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Health & Science

Texas Moves To Remove Planned Parenthood From Medicaid Program

The decision is related to a series of undercover sting videos released by an anti-abortion group.

Texas officials are acting to remove Planned Parenthood from the Medicaid program. That means low-income women on Medicaid won't be able to go there for medical services unrelated to abortion, such as cervical cancer screenings or testing for sexually transmitted diseases.

The decision is related to a series of undercover sting videos released recently by an anti-abortion group, The Center for Medical Progress. One of the videos released this summer was filmed inside the Planned Parenthood flagship clinic in Houston.

The Inspector General for Texas Health & Human Services, Stuart Bowen, Jr., cited the videos in the Medicaid decision.

In a letter to Planned Parenthood affiliates in Texas, Bowen wrote that the affiliates "are no longer capable of performing medical services in a professionally competent, safe, legal and ethical manner."

More specifically, the videos show Planned Parenthood violating the Medicaid program and "accepted medical standards" in its handling of fetal tissue, Bowen wrote.

"This is a highly unusual case, that they cite an Internet video as evidence of these violations," said Allison Winnike, an expert on public health law at the University of Houston's Health Law and Policy Institute.

State Senator Sylvia Garcia, a Houston Democrat, said the highly-edited videos are biased and therefore worthless as evidence.

"It's pretty outrageous," she said.

Garcia also noted that Attorney General Ken Paxton has not finished his own investigation of Planned Parenthood, nor has the local Harris County district attorney.

"Now all of a sudden there's all this evidence and conclusion," Garcia said. "I mean, where is this coming from? Or is it really as made up as the undercover videotapes?"

Planned Parenthood Gulf Coast in Houston served 7,000 women on Medicaid last year.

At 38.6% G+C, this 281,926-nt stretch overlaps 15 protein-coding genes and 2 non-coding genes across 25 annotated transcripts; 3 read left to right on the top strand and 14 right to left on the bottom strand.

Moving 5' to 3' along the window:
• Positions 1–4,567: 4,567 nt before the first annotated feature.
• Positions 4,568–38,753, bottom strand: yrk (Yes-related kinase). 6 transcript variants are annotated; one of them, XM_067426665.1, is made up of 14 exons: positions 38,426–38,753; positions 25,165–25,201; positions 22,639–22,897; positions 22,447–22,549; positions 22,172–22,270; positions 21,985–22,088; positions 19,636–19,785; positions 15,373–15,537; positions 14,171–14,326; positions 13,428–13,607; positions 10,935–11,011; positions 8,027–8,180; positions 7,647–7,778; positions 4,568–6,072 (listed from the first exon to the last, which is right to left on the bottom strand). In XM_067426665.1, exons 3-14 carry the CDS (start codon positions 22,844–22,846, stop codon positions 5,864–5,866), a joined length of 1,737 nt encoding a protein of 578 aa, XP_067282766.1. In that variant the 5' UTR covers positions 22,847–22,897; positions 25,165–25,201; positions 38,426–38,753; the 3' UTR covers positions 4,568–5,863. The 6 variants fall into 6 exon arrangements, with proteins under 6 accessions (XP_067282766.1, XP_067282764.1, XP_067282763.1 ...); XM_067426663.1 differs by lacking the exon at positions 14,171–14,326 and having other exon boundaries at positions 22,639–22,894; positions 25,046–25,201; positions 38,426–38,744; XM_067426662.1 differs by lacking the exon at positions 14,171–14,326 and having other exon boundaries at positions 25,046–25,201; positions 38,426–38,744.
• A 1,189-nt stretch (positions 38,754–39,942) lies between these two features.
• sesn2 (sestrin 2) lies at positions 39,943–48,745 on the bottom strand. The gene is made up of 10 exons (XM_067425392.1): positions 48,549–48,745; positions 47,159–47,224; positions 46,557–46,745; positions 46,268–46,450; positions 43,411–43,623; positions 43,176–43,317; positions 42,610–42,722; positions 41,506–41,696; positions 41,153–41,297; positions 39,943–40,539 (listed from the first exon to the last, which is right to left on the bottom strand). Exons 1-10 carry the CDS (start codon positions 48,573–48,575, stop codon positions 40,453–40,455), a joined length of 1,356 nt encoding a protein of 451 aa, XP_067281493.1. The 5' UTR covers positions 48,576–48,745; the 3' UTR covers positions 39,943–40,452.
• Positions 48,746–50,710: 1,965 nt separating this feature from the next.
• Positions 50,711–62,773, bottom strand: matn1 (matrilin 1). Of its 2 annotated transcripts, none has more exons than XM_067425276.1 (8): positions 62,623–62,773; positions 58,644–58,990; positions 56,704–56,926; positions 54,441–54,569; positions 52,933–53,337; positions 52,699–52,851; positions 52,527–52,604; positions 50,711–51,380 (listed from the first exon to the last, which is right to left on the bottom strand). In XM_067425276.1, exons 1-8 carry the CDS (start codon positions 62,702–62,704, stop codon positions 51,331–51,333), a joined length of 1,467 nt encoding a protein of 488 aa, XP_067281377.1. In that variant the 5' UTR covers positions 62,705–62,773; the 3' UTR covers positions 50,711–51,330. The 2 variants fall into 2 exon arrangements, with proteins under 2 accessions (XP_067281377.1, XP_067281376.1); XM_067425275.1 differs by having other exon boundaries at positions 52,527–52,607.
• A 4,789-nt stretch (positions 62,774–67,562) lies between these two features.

"We will absolutely fight back," said Rochelle Tafolla, spokeswoman for Planned Parenthood Gulf Coast. "These are just bogus attacks. It's just more politicians and political games aimed at blocking access at Planned Parenthood."

The loss of Medicaid money could hurt Latina women disproportionately, says Ana DeFrates, a Texas activist with the National Latina Institute for Reproductive Health.

"We know that Latina women are more likely to not have (private) insurance," she said. "We know that Latina women in Texas are experiencing and dying from completely preventable diseases such as cervical cancer."

Death rates from cervical cancer are 22 percent higher for Texas women compared to all U.S. women, and for Latinas in Texas, the death rate is 44 percent higher compared to Latinas nationally.

The Texas announcement came Monday morning, just as a judge in Louisiana issued a temporary restraining order against Louisiana officials to prevent them from removing Planned Parenthood from Medicaid.

Medicaid is jointly paid for with state and federal money, but administered by each state. Neither Governor Greg Abbott, nor state health officials, responded to interview requests.

"We follow every law and regulation," Tafolla said. "In fact, we're one of the most regulated and audited healthcare providers," she added.

Tafolla pointed out that Indiana and Arizona have already tried to stop Medicaid funding from going to Planned Parenthood. Both states were stopped by federal courts.

But the release of the undercover videos has sparked a new call to defund Planned Parenthood. Alabama and Arkansas have also recently tried to expel the group from Medicaid, and are being challenged in court.

"It's clear that the motivation here is political," Tafolla said. "It's really shameful that the state of Texas is now willing to use those bogus videos as an excuse for cutting off women's access to their trusted provider."

Planned Parenthood has 30 days to dispute the decision with Texas officials or may also go directly to court.


The letter sent to Planned Parenthood Gulf Coast from the Office of Inspector General, Texas Health and Human Services Commission

The temporary restraining order in the Louisiana case